Qatar World Cup organisers said on Wednesday that the surprise publication of FIFA’s Garcia report “vindicated the integrity” of its successful bid to host the 2022 tournament.
In a statement, the Supreme Committee for Delivery & Legacy also questioned the timing of the publication, which comes as Qatar faces political isolation from many neighbouring countries.
“We believe that the extent of our cooperation with this investigation and the conclusions drawn represent a vindication of the integrity of our bid,” read the statement.
“We will continue to dedicate ourselves toward delivering on the promises we made during our bid and hosting an historic first FIFA World Cup in the Middle East.”
Although the long-awaited report from US independent investigator Michael Garcia highlighted an array of potentially suspect financial dealings, there appeared to be no “smoking gun” which could end up denying Qatar the World Cup in five years’ time.
His report referred to a payment of £2 million ($2.6 million) allegedly sent by a consultant for Qatar, Sandro Rosell, to the 10-year-old daughter of a FIFA official.
The payment was described by an associate as the proceeds from a real estate deal.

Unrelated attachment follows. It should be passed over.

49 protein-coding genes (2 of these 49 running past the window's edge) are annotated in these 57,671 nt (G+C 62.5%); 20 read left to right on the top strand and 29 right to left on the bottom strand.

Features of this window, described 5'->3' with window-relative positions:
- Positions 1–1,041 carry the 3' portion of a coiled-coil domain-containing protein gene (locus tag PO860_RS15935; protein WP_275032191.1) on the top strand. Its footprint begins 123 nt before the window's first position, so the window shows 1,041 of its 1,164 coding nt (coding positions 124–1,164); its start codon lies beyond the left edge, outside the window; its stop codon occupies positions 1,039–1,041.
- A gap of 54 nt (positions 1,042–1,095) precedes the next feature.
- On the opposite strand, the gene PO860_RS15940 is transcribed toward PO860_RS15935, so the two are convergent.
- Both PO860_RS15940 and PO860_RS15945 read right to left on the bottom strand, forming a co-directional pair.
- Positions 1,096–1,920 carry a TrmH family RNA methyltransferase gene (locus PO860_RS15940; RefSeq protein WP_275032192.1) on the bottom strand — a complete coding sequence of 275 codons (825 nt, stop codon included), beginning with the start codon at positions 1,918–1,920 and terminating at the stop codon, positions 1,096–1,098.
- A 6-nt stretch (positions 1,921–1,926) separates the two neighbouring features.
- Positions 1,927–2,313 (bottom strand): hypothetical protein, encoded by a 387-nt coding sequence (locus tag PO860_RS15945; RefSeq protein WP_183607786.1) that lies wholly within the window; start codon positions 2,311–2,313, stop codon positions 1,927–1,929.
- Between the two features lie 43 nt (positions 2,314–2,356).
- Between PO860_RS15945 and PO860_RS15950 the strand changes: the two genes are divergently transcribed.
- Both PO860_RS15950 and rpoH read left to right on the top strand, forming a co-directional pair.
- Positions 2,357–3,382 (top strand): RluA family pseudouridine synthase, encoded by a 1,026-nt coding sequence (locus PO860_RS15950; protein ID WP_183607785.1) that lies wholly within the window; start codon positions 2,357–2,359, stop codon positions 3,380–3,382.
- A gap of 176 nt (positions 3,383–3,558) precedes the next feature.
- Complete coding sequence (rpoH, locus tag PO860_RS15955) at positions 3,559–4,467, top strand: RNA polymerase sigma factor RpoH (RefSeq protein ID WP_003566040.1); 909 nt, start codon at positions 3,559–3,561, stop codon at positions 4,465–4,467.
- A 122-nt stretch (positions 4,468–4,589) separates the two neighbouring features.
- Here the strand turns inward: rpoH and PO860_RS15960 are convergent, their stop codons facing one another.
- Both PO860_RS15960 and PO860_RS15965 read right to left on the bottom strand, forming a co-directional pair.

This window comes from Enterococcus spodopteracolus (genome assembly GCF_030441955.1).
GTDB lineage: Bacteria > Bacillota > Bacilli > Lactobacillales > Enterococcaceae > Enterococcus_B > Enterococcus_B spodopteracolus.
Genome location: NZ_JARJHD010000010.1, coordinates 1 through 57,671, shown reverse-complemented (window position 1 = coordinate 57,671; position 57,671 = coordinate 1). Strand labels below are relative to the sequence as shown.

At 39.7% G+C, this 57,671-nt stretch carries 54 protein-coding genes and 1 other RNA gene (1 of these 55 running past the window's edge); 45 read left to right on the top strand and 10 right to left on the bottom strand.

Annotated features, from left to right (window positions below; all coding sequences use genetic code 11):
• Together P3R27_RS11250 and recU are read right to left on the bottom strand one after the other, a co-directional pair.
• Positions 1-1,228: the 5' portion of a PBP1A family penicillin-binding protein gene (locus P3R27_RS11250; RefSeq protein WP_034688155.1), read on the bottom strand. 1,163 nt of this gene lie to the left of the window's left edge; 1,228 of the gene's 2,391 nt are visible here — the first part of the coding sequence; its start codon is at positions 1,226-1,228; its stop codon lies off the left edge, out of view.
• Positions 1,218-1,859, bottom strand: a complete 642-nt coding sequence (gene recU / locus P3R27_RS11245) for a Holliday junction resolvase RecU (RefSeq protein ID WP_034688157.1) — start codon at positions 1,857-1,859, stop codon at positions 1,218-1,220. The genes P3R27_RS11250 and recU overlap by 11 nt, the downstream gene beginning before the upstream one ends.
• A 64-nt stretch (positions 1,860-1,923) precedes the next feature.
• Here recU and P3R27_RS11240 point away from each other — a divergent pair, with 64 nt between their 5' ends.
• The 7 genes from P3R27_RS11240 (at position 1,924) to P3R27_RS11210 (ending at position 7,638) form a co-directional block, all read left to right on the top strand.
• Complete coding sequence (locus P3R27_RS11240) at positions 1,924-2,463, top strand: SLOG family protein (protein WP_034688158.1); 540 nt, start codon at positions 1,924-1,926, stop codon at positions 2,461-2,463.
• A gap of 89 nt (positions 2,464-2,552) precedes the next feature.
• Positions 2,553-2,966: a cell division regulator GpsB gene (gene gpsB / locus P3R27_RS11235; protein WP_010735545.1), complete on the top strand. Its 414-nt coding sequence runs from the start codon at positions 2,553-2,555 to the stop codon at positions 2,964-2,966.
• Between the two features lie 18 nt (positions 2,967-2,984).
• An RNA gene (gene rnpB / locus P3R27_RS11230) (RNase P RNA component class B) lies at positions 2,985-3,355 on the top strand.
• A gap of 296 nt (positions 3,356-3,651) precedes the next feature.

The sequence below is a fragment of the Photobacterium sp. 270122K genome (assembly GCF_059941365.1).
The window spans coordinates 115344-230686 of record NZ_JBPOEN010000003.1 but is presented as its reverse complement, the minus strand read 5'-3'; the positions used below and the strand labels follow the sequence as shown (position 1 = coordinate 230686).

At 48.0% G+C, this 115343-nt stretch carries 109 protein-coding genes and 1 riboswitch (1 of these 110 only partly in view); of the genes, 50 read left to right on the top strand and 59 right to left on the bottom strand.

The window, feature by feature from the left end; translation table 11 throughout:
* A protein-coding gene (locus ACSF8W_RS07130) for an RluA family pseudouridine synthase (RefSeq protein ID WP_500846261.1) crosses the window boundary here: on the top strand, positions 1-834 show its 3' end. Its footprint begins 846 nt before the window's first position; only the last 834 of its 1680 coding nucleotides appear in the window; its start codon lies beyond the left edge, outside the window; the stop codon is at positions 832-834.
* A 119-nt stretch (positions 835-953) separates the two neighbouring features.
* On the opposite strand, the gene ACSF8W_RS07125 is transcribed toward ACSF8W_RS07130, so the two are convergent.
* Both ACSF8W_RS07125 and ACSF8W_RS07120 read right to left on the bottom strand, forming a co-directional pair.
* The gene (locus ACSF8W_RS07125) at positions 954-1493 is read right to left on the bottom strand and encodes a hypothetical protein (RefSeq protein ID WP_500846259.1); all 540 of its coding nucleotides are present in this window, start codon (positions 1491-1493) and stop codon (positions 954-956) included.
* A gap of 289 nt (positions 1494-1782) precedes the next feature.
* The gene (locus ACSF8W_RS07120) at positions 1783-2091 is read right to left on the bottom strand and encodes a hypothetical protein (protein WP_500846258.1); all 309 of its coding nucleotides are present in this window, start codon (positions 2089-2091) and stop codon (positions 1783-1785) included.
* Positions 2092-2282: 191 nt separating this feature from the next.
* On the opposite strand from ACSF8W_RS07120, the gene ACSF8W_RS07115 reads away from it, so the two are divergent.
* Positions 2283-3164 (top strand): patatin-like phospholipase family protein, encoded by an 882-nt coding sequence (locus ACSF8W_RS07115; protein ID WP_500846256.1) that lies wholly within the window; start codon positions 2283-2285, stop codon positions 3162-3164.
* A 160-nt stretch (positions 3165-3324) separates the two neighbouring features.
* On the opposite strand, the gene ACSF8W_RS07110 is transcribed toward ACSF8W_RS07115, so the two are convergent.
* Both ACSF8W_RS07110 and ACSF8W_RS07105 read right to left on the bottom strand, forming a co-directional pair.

But Garcia concluded that no proof existed to link Qatar to the payment.
Rosell, an ex-Barcelona president, is currently in prison under investigation for money laundering related to the sale of the Brazilian national football team’s television rights.
Garcia’s investigation also revealed that one former FIFA executive committee member thanked Qatar by mail for a transfer of several hundred thousand euros just after Qatar was awarded the 2022 tournament.
And it also documents that three executive members of FIFA were flown to Rio de Janeiro for a private party ahead of the vote to decide who would host the 2022 World Cup.
Garcia’s report was commissioned in 2012 and presented to FIFA in 2014.
Following his investigation, the adjudicatory chamber of FIFA’s ethics committee said there was not enough evidence to call into question Qatar’s hosting of the 2022 World Cup.
FIFA — which had previously only published a 40-page summary of the report – finally made the document public after it was obtained by German newspaper Bild.
Qatar’s statement added that “we question the timing of the leak”, which comes at a time of high political tension in the Gulf.
Countries led by Saudi Arabia announced earlier this month the suspension of ties with Qatar, accusing it of support for extremist groups — a claim Doha denies.
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